TBI In Conversation: How India reinvented US anti-hero ‘Ray Donovan’

Rana Naidu

Locomotive Global’s Sunder Aaron tells TBI’s Mark Layton what lies behind India’s scripted formats boom and how his own local language remake, Rana Naidu, will reinterpret a US anti-hero with a Bollywood spin.

The streaming revolution has been a global affair, but few scripted markets have received quite so dramatic a transformation as India has in the past few years.

With broadcast television dominating viewing habits for so many decades, it was primarily through soap operas and serials that local writers had found the chance to cut their TV teeth. This, however, has all changed with the streaming boom. US SVODs and local players alike are trying to stake a claim in what has become the world’s fastest-growing streaming market, and creators have been branching out into new genres and ways of telling stories.

As Sunder Aaron, co-founder and principal at Mumbai- and- LA-based prodco Locomotive Global, explains: Once the OTT world opened up and streaming started to happen, we were lucky enough to suddenly have all these projects and for work writers, who quickly started adapting and evolving. The writing over the last 3-5 years has improved leaps and bounds.”

There was, of course, a learning curve for talent more used to writing a Bollywood film than an eight-hour streaming series, says Aaron: “They have to understand the grammar of this medium, they need to understand the language of it and how to tell a story not only over long form, but over a series.”

Aaron suggests that this is one of the key reasons why India has appeared so attracted to scripted format adaptations, and their oven-ready scripts and bibles.

“That’s still one of our weak areas, so as a result it’s an opportunity to go around the world and look at some terrific tried-and-true formats,” says Aaron. “Of course, some production companies have been very successful at doing that and executing that.”

Aaron cites Sameer Nair’s fellow Mumbai firm Applause Entertainment as “a terrific example” of a company doing great things with scripted formats, with the prodco behind Indian remakes of shows such as The Office, Luther, Fauda and Call My Agent, among others.

Sunder Aaron

A natural translation

Locomotive, of course, has its own big, scripted format adaptation right around the corner, with Rana Naidu, its local language adaptation of Showtime crime drama Ray Donovan, set to debut on Netflix in early 2023.

The shoot has now wrapped and Aaron says he is excited to see how audiences respond. “It’s one of the first times you will see major south Indian stars in a big Netflix show, so we’re hoping that’s going to have an impact.”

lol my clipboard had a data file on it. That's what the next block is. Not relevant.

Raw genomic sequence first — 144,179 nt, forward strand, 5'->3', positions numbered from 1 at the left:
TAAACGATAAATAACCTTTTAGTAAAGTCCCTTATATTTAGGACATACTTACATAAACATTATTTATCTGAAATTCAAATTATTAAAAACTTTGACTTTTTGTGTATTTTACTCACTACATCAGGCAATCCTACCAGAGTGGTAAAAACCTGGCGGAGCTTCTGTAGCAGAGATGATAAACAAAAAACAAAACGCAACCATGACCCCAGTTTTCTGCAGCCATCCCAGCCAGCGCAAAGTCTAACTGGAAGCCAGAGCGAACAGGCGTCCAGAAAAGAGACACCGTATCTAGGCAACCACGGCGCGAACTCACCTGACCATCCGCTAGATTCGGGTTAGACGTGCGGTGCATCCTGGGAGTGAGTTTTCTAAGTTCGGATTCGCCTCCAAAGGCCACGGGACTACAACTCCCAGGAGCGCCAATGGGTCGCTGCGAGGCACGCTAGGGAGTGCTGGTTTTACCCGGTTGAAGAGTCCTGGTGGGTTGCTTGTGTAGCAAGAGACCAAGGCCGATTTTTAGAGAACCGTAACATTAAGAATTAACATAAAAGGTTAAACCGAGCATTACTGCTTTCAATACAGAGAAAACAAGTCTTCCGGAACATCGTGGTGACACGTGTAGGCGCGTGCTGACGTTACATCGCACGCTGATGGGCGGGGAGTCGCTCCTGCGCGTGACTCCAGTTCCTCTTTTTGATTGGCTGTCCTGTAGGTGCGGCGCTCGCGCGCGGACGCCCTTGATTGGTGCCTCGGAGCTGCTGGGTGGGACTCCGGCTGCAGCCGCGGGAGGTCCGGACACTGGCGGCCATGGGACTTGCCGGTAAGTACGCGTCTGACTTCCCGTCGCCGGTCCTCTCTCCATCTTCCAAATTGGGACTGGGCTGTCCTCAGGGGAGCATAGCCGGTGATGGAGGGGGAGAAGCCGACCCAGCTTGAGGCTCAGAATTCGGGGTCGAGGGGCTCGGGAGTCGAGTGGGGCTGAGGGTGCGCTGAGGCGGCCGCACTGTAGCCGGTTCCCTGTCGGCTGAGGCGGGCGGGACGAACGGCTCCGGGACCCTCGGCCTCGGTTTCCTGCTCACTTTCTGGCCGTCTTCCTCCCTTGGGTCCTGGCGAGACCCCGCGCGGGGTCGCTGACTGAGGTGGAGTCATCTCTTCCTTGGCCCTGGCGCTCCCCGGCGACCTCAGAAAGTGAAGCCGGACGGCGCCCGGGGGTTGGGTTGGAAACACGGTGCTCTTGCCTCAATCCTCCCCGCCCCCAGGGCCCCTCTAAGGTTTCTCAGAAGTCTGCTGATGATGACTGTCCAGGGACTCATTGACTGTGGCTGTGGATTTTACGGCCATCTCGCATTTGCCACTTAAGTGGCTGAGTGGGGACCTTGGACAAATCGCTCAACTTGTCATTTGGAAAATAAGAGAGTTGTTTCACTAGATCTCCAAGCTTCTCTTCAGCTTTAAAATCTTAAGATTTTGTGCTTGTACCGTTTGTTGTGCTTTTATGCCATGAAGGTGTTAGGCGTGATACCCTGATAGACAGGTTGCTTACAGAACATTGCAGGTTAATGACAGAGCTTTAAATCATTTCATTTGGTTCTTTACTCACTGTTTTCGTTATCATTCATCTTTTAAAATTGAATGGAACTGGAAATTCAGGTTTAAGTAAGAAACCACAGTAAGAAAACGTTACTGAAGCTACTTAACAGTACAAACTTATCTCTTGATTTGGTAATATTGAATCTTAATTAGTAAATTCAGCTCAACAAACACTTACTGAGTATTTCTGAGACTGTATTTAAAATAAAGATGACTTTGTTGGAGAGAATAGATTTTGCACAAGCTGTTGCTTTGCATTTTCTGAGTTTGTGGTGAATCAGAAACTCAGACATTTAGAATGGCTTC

Plot specifics are being kept under wraps for now, but Aaron confirms that it will follow the broad strokes of the original show at least, with real-life nephew and uncle Rana and Venkatesh Daggubati cast as a Bollywood fixer and his ex-con father.

“In adapting the character, we also wanted to show somebody who was a fish out of water. In the original, you’ve got Ray Donovan and his family coming from the tough south side of Boston to the glitz and glamour of Hollywood, so we also needed the same dynamic,” explains Aaron.

“We are bringing our character from Hyderabad, his whole family is south Indian, and they come to the glitz and glamour of Bollywood and Mumbai. So it was a natural kind of translation, in that sense.”

For Aaron, however, the upcoming show’s connection to its US original is largely academic and he expects the series’ merits to speak for themselves: “We feel that Rana Naidu can stand on its own two feet globally. Even when [Ray Donovan] was distributed globally it was probably mostly known in English-speaking territories.

“So I’m hoping that there will be a lot of interest in seeing a series from India about a fixer in Bollywood. And maybe people will make the connection, and maybe they won’t.”

Rana Naidu

Grounded in India

Aside from Rana Naidu, Locomotive has also partnered with Gurinder Chadha’s Bend It Films and the aforementioned Applause to co-produce international drama series Seeker.

First announced back in 2020, Seeker will follow the improbable journey of a small village guru’s ruse to international prominence and see his once simple existence transform beyond all recognition. Offering an update, Aaron says that the project is currently in the middle of scripting and will likely go into production around the start of next year.

And this is just a taster of what Locomotive has in the pipeline, the exec adds. After being acquired by Chicken Soup for the Soul Entertainment last year, Aaron says that the company has been “aggressively developing more projects”.

Other upcoming titles include a horror series in development with Amazon Prime Video; a “Mad Men type of show” based on the book The Making Of Star India that is about to be packaged; and a show in partnership with Endemol India and Element 8 that Aaron describes as “True Detective set in the mountains of the Himalayas.”

He reveals: “The platforms that we want to work with are the ones that have a global reach. At the same time, we’re talking to networks in the US and the UK, because they’re also widening their scope and we’re hoping to set up projects along those lines as well.”

And, as with all Locomotive’s productions, the aim is to creative something that is “grounded and rooted in storytelling in India, but has the potential to be global property,” says Aaron.

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